Canadian Forest Service Publications
Dehardening and second-year growth of white spruce provenances in response to duration of long-night treatments. 1997. Coursolle, C.; Bigras, F.J.; Margolis, H.A.; Hébert, C. Canadian Journal of Forest Research 27: 1168-1175.
Available from: Laurentian Forestry Centre
Catalog ID: 16759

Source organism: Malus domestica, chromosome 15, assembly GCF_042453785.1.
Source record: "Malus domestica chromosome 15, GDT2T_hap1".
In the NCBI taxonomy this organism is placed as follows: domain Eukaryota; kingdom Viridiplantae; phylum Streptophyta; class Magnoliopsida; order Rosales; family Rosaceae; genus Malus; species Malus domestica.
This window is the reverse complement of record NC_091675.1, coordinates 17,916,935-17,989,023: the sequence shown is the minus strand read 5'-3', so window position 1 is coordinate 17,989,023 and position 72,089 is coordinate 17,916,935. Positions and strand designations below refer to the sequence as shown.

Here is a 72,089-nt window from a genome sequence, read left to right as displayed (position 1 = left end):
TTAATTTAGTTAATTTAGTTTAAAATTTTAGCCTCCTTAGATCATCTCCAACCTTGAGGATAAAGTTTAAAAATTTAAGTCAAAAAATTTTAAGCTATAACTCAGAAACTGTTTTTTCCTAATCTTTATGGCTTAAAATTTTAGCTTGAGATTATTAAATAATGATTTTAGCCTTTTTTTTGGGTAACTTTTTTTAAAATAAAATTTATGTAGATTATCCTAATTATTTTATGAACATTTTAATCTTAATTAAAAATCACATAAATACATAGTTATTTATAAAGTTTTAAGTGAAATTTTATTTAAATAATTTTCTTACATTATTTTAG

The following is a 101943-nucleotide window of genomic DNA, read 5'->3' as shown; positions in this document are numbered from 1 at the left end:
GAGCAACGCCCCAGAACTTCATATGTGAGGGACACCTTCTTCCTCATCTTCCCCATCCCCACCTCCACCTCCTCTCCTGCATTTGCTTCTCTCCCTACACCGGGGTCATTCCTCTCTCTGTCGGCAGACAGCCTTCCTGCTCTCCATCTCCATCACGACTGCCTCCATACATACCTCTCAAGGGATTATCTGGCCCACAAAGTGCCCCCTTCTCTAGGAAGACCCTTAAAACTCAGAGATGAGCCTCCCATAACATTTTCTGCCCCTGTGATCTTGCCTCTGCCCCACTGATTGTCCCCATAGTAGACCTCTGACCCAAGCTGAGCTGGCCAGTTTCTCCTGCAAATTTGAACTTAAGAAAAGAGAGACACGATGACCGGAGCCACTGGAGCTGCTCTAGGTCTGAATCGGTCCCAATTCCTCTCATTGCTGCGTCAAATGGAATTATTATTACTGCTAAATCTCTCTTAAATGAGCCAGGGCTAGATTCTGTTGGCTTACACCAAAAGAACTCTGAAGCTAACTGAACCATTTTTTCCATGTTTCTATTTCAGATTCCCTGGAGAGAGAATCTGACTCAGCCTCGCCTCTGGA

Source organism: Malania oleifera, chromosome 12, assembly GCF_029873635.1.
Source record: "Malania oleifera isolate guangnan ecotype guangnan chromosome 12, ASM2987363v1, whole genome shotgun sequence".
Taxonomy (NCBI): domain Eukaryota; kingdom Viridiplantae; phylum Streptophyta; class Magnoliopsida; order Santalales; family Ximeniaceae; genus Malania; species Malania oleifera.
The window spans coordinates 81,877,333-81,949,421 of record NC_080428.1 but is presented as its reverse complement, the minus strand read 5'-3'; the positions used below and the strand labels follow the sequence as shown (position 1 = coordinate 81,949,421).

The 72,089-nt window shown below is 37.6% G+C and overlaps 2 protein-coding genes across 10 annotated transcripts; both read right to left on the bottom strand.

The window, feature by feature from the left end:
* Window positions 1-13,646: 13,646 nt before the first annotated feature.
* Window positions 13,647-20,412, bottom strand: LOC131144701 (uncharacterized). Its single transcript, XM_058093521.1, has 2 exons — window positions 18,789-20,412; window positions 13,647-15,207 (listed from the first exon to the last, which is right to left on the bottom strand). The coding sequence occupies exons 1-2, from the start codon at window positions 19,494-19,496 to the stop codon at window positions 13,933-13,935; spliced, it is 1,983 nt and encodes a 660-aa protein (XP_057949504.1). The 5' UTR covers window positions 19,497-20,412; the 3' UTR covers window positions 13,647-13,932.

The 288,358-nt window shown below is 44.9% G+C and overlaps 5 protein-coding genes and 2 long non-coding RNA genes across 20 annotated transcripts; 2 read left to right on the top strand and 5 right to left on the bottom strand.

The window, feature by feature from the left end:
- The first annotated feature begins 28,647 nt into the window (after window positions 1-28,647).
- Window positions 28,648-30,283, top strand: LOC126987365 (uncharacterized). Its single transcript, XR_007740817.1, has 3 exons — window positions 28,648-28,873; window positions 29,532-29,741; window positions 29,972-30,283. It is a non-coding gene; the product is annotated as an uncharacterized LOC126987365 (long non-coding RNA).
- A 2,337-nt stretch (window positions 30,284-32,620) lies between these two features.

Long-night treatments (16 h) of 0 (control), 4, 8, 12, and 16 days duration were applied, in August 1994, to four provenances of 10-week-old white spruce (Picea glauca (Moench) Voss) seedlings. This was to determine the shortest duration that would produce seedlings having acceptable morphological and physiological characteristics for reforestation. The effects of these treatments and of the latitude of origin of seedlings on the course of dehardening and second-year growth were studied. Terminal bud burst, shoot and root dry mass accumulation, and frost tolerance were followed during the spring, and terminal shoot growth was measured until August. Seedlings exposed to 0 (control) or 4 long nights exhibited significant amounts of damage in the spring. This damage had occurred the previous fall or winter. Seedlings receiving 4 to 16 days of long-night treatments did not differ in timing of bud burst the following spring, while the most northern provenance flushed first (May 18) and the most southern flushed last, 4 days later. Seedlings subjected to 8, 12, and 16 long nights exhibited similar amounts of terminal shoot growth, dry matter accumulation, and frost tolerance. Frost tolerance of the 8-, 12-, and 16-d treatments during dehardening was unaffected by the latitude of origin of seedlings. Our results suggest that under the experimental conditions used, an 8-d long-night treatment applied in the fall would produce seedlings with the same morphological and physiological characteristics in the spring as a 12- or 16-d treatment.